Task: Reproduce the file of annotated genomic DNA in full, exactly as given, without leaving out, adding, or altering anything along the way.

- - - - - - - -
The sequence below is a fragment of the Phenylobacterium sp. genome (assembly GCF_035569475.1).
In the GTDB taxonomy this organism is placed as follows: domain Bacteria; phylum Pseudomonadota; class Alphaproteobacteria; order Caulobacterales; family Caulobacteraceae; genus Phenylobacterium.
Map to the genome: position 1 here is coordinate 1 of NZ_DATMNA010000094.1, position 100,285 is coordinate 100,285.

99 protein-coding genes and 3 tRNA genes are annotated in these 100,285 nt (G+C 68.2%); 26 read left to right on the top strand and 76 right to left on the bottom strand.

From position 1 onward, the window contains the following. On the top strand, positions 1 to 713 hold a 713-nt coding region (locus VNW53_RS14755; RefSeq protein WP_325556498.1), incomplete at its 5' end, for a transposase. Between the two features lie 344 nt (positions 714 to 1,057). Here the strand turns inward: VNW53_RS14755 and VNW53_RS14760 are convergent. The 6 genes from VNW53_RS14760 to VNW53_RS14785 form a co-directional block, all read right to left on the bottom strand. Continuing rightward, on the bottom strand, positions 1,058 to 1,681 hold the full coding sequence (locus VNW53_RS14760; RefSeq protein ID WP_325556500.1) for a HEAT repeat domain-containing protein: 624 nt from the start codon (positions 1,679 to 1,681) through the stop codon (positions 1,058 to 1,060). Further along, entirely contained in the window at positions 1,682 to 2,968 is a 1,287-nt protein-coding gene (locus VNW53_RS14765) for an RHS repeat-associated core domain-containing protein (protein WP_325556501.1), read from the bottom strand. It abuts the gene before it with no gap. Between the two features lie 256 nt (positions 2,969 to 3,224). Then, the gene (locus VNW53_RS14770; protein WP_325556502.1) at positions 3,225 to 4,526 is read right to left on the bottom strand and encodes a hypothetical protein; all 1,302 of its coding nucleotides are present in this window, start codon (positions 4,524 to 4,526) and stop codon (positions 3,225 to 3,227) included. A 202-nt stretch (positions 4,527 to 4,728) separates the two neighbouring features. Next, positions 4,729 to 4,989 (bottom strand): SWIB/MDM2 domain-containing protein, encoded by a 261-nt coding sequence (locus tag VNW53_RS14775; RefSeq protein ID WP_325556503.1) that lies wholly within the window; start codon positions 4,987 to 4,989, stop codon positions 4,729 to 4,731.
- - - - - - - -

The sequence below is a fragment of the Phenylobacterium sp. genome (assembly GCF_035569475.1).
In the GTDB taxonomy this organism is placed as follows: domain Bacteria; phylum Pseudomonadota; class Alphaproteobacteria; order Caulobacterales; family Caulobacteraceae; genus Phenylobacterium.
Map to the genome: position 1 here is coordinate 1 of NZ_DATMNA010000094.1, position 100,285 is coordinate 100,285.

99 protein-coding genes and 3 tRNA genes are annotated in these 100,285 nt (G+C 68.2%); 26 read left to right on the top strand and 76 right to left on the bottom strand.

From position 1 onward, the window contains the following. On the top strand, positions 1 to 713 hold a 713-nt coding region (locus VNW53_RS14755; RefSeq protein WP_325556498.1), incomplete at its 5' end, for a transposase. Between the two features lie 344 nt (positions 714 to 1,057). Here the strand turns inward: VNW53_RS14755 and VNW53_RS14760 are convergent. The 6 genes from VNW53_RS14760 to VNW53_RS14785 form a co-directional block, all read right to left on the bottom strand. Continuing rightward, on the bottom strand, positions 1,058 to 1,681 hold the full coding sequence (locus VNW53_RS14760; RefSeq protein ID WP_325556500.1) for a HEAT repeat domain-containing protein: 624 nt from the start codon (positions 1,679 to 1,681) through the stop codon (positions 1,058 to 1,060). Further along, entirely contained in the window at positions 1,682 to 2,968 is a 1,287-nt protein-coding gene (locus VNW53_RS14765) for an RHS repeat-associated core domain-containing protein (protein WP_325556501.1), read from the bottom strand. It abuts the gene before it with no gap. Between the two features lie 256 nt (positions 2,969 to 3,224). Then, the gene (locus VNW53_RS14770; protein WP_325556502.1) at positions 3,225 to 4,526 is read right to left on the bottom strand and encodes a hypothetical protein; all 1,302 of its coding nucleotides are present in this window, start codon (positions 4,524 to 4,526) and stop codon (positions 3,225 to 3,227) included. A 202-nt stretch (positions 4,527 to 4,728) separates the two neighbouring features. Next, positions 4,729 to 4,989 (bottom strand): SWIB/MDM2 domain-containing protein, encoded by a 261-nt coding sequence (locus tag VNW53_RS14775; RefSeq protein ID WP_325556503.1) that lies wholly within the window; start codon positions 4,987 to 4,989, stop codon positions 4,729 to 4,731.